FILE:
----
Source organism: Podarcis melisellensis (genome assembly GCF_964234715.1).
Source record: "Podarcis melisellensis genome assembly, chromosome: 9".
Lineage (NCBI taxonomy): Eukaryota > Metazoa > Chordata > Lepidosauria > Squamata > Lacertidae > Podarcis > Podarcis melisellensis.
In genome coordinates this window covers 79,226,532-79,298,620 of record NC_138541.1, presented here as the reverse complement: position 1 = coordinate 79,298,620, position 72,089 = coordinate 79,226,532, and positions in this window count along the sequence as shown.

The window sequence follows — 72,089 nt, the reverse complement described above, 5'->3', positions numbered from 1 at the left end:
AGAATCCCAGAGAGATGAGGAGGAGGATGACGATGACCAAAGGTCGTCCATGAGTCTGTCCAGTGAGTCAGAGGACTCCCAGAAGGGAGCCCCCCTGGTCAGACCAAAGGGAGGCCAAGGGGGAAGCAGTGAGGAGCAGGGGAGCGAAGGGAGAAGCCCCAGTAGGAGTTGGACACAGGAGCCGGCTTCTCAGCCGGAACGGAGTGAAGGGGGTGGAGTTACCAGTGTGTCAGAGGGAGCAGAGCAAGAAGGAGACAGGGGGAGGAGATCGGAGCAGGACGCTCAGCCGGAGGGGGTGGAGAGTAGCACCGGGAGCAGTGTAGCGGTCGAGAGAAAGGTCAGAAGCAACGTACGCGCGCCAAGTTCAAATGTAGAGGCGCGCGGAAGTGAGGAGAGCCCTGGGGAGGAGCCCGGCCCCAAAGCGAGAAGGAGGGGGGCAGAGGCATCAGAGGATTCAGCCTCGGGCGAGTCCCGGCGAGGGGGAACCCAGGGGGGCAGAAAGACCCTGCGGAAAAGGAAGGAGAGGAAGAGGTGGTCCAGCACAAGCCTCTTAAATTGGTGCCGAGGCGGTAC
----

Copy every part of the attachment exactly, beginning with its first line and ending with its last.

Source organism: Podarcis melisellensis (genome assembly GCF_964234715.1).
Source record: "Podarcis melisellensis genome assembly, chromosome: 9".
Lineage (NCBI taxonomy): Eukaryota > Metazoa > Chordata > Lepidosauria > Squamata > Lacertidae > Podarcis > Podarcis melisellensis.
In genome coordinates this window covers 79,226,532-79,298,620 of record NC_138541.1, presented here as the reverse complement: position 1 = coordinate 79,298,620, position 72,089 = coordinate 79,226,532, and positions in this window count along the sequence as shown.

The window sequence follows — 72,089 nt, the reverse complement described above, 5'->3', positions numbered from 1 at the left end:
AGAATCCCAGAGAGATGAGGAGGAGGATGACGATGACCAAAGGTCGTCCATGAGTCTGTCCAGTGAGTCAGAGGACTCCCAGAAGGGAGCCCCCCTGGTCAGACCAAAGGGAGGCCAAGGGGGAAGCAGTGAGGAGCAGGGGAGCGAAGGGAGAAGCCCCAGTAGGAGTTGGACACAGGAGCCGGCTTCTCAGCCGGAACGGAGTGAAGGGGGTGGAGTTACCAGTGTGTCAGAGGGAGCAGAGCAAGAAGGAGACAGGGGGAGGAGATCGGAGCAGGACGCTCAGCCGGAGGGGGTGGAGAGTAGCACCGGGAGCAGTGTAGCGGTCGAGAGAAAGGTCAGAAGCAACGTACGCGCGCCAAGTTCAAATGTAGAGGCGCGCGGAAGTGAGGAGAGCCCTGGGGAGGAGCCCGGCCCCAAAGCGAGAAGGAGGGGGGCAGAGGCATCAGAGGATTCAGCCTCGGGCGAGTCCCGGCGAGGGGGAACCCAGGGGGGCAGAAAGACCCTGCGGAAAAGGAAGGAGAGGAAGAGGTGGTCCAGCACAAGCCTCTTAAATTGGTGCCGAGGCGGTAC